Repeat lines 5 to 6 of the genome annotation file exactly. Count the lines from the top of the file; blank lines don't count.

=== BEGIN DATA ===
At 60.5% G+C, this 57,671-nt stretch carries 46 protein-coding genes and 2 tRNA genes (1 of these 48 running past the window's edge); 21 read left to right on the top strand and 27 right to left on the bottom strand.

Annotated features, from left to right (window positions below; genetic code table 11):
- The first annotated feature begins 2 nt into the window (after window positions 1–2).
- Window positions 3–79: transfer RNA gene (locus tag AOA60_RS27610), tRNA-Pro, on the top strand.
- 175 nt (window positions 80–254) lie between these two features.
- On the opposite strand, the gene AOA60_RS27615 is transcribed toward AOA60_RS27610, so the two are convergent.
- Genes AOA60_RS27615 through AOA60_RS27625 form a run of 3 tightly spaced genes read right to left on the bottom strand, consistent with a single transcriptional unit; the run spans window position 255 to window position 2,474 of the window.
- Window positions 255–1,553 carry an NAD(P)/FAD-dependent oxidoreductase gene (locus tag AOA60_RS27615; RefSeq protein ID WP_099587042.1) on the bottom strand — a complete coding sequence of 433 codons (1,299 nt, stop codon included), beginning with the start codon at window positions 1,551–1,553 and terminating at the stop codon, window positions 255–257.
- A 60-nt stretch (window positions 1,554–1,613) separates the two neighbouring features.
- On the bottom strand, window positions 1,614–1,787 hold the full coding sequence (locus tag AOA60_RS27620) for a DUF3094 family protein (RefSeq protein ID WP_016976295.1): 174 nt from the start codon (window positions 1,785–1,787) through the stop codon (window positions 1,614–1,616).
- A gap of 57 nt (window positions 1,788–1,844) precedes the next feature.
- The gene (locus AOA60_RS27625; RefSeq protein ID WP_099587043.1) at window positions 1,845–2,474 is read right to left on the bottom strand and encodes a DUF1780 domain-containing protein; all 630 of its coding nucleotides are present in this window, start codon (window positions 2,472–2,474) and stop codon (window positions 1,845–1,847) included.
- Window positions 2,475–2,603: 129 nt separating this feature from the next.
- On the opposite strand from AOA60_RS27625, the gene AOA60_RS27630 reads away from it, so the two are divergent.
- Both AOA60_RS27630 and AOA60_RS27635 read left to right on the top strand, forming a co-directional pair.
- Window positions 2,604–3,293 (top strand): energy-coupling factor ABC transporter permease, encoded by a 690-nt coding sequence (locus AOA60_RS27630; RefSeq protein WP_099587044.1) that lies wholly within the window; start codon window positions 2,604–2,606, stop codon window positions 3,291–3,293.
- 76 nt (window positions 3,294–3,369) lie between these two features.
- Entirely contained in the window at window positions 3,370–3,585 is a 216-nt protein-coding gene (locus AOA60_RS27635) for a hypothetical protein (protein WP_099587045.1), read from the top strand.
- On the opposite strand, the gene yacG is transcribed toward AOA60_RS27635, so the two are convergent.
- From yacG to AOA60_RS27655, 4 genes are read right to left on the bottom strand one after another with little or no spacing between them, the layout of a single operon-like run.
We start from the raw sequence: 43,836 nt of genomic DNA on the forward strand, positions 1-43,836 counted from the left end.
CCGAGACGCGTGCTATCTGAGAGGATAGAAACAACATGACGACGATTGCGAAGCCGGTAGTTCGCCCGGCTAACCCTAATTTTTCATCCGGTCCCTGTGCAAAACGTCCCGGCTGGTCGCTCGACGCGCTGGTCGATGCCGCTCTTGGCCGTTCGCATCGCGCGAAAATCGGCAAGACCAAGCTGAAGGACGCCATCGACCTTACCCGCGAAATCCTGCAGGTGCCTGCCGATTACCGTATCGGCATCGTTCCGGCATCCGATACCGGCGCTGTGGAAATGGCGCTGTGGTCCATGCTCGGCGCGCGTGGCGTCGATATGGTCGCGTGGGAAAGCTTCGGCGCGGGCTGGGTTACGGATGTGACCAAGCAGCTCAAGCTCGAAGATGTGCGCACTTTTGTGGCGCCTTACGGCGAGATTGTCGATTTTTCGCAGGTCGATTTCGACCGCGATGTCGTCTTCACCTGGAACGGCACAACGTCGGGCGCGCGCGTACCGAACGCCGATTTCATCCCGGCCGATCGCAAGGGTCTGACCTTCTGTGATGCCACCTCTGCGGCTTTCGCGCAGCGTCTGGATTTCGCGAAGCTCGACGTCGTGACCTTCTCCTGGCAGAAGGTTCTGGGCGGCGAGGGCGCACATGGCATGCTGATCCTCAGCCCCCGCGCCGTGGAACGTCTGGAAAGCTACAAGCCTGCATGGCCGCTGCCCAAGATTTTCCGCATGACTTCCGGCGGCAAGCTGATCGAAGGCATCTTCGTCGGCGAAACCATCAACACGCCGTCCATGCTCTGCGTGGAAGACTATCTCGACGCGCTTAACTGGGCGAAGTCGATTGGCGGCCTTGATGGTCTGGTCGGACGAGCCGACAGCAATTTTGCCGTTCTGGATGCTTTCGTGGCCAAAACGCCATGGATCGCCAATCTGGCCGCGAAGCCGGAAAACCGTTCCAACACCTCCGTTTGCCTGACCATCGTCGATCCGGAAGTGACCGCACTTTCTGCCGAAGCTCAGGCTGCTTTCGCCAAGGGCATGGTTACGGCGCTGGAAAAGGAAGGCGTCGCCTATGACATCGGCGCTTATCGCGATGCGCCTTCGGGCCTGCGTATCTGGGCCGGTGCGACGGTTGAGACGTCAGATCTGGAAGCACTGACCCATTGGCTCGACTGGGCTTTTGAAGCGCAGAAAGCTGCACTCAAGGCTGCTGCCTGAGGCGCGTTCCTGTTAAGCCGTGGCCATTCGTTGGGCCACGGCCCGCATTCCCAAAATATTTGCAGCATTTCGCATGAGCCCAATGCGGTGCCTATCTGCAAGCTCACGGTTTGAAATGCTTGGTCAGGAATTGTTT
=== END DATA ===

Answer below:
- 175 nt (window positions 80–254) lie between these two features.
- On the opposite strand, the gene AOA60_RS27615 is transcribed toward AOA60_RS27610, so the two are convergent.